Rain gardens are great ways to capture ran water from downpipes. Then can also be great for encouraging pollinators.
A few weeks ago I visited a project my consultancy were advisors too. The weather had been hot and sunny for a few weeks .The forecast had been for rain, so I waited diligently for the down pour to come. Instead the clouds never graced the sky. Instead of rain, the meadow rain gardens were graced with pollinators.
Rain Gardens at Queen Caroline Estate
The site is a standards council estate in West London, not far from Hammersmith tube. This part of West London is served by a combined sewer. A few times over the last 15 years, sever down pours have lead to raw sewage entering the nearby Thames. Such discharges during summer storms have caused thousands of fish to be killed.
Although the Thames Tunnel is designed to restrict this, another approach that is far more multi-beneficial is to install wide spread green infrastructure in to cities like London. Rain gardens are relatively easy green infrastructure interventions. Especially when all the amenity grassland that surrounds housing estates. Bog standard grass can be transformed to catch rain, hold it and let the wildflowers back into the city. And with them the pollinators.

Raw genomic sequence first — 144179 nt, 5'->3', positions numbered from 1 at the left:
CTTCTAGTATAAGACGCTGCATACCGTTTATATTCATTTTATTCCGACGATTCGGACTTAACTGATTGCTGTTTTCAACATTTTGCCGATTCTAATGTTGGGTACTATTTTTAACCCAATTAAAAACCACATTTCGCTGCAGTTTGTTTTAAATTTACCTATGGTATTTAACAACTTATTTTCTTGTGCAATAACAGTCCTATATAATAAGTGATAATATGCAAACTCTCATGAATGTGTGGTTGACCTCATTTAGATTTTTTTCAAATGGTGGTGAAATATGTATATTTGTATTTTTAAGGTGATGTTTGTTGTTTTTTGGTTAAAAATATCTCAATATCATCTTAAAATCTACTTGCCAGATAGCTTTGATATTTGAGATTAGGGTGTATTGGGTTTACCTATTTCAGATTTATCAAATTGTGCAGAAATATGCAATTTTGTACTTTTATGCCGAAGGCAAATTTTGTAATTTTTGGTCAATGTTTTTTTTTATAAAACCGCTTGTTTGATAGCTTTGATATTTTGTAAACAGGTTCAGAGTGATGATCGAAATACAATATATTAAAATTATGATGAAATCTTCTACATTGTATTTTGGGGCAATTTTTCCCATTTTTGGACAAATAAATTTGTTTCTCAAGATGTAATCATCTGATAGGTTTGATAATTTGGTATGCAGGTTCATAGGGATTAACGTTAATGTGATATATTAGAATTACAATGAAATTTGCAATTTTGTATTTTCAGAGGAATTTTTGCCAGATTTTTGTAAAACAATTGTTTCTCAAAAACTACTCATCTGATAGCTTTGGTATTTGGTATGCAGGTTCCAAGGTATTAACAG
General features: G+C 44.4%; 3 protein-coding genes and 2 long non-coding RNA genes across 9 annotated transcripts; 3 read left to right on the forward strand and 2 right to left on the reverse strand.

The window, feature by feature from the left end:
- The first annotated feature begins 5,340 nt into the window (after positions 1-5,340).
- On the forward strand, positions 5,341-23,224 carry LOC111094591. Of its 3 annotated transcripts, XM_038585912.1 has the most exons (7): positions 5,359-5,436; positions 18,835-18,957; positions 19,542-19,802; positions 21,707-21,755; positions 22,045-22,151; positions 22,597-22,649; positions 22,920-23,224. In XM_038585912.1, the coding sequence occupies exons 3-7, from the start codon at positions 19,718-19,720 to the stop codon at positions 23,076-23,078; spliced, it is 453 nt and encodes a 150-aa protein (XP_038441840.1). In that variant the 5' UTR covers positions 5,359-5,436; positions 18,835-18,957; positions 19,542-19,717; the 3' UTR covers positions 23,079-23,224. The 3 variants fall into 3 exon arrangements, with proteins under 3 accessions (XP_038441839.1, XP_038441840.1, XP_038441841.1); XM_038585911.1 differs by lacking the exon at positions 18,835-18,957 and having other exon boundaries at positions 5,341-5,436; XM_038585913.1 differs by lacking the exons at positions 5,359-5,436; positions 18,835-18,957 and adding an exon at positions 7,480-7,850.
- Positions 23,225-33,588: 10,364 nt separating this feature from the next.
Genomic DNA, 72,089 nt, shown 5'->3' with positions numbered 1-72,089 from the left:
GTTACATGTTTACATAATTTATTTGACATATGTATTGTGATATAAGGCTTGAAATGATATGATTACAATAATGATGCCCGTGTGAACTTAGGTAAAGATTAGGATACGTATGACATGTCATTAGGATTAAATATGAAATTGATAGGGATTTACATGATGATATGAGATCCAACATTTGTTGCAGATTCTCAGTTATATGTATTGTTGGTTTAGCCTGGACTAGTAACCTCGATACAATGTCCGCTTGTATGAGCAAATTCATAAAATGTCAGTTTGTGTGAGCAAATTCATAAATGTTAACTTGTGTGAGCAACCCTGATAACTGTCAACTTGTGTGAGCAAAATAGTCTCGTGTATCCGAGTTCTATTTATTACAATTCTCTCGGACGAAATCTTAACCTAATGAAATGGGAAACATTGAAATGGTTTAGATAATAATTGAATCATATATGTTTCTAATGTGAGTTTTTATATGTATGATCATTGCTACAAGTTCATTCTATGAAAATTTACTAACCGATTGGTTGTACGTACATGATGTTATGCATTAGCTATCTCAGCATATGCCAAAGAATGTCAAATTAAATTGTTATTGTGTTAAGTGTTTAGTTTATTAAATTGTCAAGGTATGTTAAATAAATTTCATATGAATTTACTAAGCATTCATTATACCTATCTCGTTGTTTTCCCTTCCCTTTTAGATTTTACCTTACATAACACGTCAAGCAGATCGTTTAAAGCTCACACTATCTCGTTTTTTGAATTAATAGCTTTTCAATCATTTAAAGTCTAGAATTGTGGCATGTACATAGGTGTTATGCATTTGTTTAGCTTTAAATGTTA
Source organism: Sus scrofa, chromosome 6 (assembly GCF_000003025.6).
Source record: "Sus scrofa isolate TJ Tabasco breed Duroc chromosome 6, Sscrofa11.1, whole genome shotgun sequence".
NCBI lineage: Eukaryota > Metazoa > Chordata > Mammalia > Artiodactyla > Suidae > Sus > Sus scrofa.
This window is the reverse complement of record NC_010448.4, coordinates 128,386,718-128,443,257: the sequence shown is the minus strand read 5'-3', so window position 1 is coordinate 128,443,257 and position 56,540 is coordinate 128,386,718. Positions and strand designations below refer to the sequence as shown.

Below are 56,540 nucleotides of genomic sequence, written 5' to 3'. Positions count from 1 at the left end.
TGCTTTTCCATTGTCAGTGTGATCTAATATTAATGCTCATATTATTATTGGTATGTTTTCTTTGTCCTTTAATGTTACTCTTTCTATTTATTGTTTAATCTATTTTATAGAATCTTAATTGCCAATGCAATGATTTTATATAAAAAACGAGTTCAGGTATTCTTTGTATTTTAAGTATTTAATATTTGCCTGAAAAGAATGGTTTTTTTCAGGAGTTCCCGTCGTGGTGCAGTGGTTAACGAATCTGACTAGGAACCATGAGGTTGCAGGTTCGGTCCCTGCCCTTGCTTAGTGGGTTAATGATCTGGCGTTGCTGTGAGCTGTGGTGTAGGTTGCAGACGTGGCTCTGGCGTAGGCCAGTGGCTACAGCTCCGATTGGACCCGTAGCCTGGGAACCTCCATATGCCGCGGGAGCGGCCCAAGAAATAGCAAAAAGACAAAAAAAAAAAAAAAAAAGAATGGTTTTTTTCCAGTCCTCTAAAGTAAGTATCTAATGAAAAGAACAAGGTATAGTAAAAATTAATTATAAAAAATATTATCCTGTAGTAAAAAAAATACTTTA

The first day I visited the rain gardens at Queen Caroline estate, they buzzed with pollinators. Solitary bees, bumblebees, a few butterflies, moths and other insects were evidently enjoying the new terrain. The transformed landscape of the estate had only been in place for a month. But nature had responded. Clover and plantain, birdsfoot trefoil and knapweed so rarely seen on housing estates were all in bloom.
A few weeks later, in late July the skies really did let the rain fall. For at least 6 hours. And these new rain gardens came into there own as temporary water storage zones. Travelling back across London, I also noted all the roof downpipes that just drain onto the street or pavement.
Where does all that water go?